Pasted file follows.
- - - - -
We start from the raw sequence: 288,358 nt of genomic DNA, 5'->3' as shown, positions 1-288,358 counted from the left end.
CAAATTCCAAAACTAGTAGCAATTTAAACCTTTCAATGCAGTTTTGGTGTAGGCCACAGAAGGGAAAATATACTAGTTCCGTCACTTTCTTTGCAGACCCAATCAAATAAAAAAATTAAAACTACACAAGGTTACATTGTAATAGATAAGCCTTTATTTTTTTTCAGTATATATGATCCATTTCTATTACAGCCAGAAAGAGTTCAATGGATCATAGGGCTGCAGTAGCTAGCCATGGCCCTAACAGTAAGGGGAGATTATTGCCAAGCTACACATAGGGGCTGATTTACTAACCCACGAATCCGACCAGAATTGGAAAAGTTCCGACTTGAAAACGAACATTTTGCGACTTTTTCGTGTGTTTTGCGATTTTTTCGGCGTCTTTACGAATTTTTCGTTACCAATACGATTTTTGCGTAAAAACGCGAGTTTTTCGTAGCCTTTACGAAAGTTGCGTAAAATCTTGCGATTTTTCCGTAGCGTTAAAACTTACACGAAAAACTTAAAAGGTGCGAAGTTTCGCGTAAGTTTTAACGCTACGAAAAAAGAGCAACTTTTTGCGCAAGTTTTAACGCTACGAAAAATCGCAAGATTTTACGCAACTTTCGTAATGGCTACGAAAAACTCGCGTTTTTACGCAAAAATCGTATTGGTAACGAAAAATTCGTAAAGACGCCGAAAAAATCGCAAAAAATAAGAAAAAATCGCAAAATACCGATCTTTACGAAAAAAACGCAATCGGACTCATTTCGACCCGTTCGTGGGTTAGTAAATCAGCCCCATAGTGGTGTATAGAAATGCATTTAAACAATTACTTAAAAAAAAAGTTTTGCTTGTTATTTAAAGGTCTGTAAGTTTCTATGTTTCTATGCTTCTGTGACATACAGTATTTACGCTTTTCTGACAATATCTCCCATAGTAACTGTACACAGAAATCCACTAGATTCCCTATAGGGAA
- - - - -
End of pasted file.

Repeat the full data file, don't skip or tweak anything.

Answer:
We start from the raw sequence: 288,358 nt of genomic DNA, 5'->3' as shown, positions 1-288,358 counted from the left end.
CAAATTCCAAAACTAGTAGCAATTTAAACCTTTCAATGCAGTTTTGGTGTAGGCCACAGAAGGGAAAATATACTAGTTCCGTCACTTTCTTTGCAGACCCAATCAAATAAAAAAATTAAAACTACACAAGGTTACATTGTAATAGATAAGCCTTTATTTTTTTTCAGTATATATGATCCATTTCTATTACAGCCAGAAAGAGTTCAATGGATCATAGGGCTGCAGTAGCTAGCCATGGCCCTAACAGTAAGGGGAGATTATTGCCAAGCTACACATAGGGGCTGATTTACTAACCCACGAATCCGACCAGAATTGGAAAAGTTCCGACTTGAAAACGAACATTTTGCGACTTTTTCGTGTGTTTTGCGATTTTTTCGGCGTCTTTACGAATTTTTCGTTACCAATACGATTTTTGCGTAAAAACGCGAGTTTTTCGTAGCCTTTACGAAAGTTGCGTAAAATCTTGCGATTTTTCCGTAGCGTTAAAACTTACACGAAAAACTTAAAAGGTGCGAAGTTTCGCGTAAGTTTTAACGCTACGAAAAAAGAGCAACTTTTTGCGCAAGTTTTAACGCTACGAAAAATCGCAAGATTTTACGCAACTTTCGTAATGGCTACGAAAAACTCGCGTTTTTACGCAAAAATCGTATTGGTAACGAAAAATTCGTAAAGACGCCGAAAAAATCGCAAAAAATAAGAAAAAATCGCAAAATACCGATCTTTACGAAAAAAACGCAATCGGACTCATTTCGACCCGTTCGTGGGTTAGTAAATCAGCCCCATAGTGGTGTATAGAAATGCATTTAAACAATTACTTAAAAAAAAAGTTTTGCTTGTTATTTAAAGGTCTGTAAGTTTCTATGTTTCTATGCTTCTGTGACATACAGTATTTACGCTTTTCTGACAATATCTCCCATAGTAACTGTACACAGAAATCCACTAGATTCCCTATAGGGAA